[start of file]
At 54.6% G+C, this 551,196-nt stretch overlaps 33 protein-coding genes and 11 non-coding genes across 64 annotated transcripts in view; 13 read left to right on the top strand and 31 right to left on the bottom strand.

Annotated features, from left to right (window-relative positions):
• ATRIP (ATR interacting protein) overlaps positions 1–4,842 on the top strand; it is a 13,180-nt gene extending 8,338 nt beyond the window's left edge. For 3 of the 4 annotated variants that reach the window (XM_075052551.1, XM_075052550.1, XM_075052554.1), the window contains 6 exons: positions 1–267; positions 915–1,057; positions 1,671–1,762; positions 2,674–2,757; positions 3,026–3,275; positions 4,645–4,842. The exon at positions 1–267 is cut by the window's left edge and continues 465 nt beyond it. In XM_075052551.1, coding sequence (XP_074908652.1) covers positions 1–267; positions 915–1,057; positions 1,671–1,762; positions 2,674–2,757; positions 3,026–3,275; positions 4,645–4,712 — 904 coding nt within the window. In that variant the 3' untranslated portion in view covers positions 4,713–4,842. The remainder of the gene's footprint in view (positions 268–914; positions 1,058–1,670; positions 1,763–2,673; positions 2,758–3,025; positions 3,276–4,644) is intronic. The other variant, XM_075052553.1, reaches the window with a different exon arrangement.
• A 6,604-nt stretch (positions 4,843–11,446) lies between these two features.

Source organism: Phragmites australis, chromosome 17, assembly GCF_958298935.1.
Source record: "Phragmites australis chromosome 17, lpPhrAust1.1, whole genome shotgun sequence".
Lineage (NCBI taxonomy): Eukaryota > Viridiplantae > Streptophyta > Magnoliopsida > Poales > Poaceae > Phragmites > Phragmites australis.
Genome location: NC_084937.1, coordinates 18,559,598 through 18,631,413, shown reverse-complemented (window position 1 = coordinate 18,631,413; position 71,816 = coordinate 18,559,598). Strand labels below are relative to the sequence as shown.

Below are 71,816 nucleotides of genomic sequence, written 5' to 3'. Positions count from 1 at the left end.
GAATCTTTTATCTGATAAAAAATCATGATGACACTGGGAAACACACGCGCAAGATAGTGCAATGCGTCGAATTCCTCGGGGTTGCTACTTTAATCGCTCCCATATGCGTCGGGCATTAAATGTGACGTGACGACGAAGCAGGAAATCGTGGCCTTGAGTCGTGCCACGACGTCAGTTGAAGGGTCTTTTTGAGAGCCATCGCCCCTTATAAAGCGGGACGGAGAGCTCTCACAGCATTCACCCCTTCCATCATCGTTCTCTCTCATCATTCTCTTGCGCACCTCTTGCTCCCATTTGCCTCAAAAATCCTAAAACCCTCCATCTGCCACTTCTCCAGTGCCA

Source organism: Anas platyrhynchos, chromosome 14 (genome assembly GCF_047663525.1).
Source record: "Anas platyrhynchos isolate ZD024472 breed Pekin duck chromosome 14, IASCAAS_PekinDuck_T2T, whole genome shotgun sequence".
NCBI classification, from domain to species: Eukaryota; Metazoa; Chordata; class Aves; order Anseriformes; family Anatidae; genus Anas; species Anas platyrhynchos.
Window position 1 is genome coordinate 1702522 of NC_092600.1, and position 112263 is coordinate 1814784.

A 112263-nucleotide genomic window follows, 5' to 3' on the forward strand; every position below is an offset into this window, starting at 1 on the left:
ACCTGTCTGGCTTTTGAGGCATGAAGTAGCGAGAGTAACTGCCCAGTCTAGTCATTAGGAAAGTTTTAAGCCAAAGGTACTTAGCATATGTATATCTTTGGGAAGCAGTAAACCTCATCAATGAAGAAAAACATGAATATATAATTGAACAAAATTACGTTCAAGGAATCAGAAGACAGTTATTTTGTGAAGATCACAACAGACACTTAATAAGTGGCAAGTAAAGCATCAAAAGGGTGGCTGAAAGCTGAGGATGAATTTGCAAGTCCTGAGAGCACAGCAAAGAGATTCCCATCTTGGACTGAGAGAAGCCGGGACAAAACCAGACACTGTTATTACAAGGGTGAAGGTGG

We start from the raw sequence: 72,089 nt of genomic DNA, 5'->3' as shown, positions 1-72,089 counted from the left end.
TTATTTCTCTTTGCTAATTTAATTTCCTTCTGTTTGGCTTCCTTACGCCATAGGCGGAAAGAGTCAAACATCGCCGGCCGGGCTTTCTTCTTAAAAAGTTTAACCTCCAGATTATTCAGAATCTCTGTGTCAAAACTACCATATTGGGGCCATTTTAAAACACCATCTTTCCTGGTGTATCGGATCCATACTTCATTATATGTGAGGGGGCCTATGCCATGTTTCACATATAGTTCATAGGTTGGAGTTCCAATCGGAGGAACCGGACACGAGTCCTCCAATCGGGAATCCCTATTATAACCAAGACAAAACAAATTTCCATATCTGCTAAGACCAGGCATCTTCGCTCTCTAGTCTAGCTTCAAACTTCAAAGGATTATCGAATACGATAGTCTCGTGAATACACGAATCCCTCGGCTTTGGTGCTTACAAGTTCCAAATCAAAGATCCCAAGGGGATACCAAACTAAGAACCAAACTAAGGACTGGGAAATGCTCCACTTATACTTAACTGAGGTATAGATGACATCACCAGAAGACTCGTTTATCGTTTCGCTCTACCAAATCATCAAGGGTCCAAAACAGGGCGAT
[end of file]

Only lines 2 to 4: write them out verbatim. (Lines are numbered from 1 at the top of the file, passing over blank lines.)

Annotated features, from left to right (window-relative positions):
• ATRIP (ATR interacting protein) overlaps positions 1–4,842 on the top strand; it is a 13,180-nt gene extending 8,338 nt beyond the window's left edge. For 3 of the 4 annotated variants that reach the window (XM_075052551.1, XM_075052550.1, XM_075052554.1), the window contains 6 exons: positions 1–267; positions 915–1,057; positions 1,671–1,762; positions 2,674–2,757; positions 3,026–3,275; positions 4,645–4,842. The exon at positions 1–267 is cut by the window's left edge and continues 465 nt beyond it. In XM_075052551.1, coding sequence (XP_074908652.1) covers positions 1–267; positions 915–1,057; positions 1,671–1,762; positions 2,674–2,757; positions 3,026–3,275; positions 4,645–4,712 — 904 coding nt within the window. In that variant the 3' untranslated portion in view covers positions 4,713–4,842. The remainder of the gene's footprint in view (positions 268–914; positions 1,058–1,670; positions 1,763–2,673; positions 2,758–3,025; positions 3,276–4,644) is intronic. The other variant, XM_075052553.1, reaches the window with a different exon arrangement.
• A 6,604-nt stretch (positions 4,843–11,446) lies between these two features.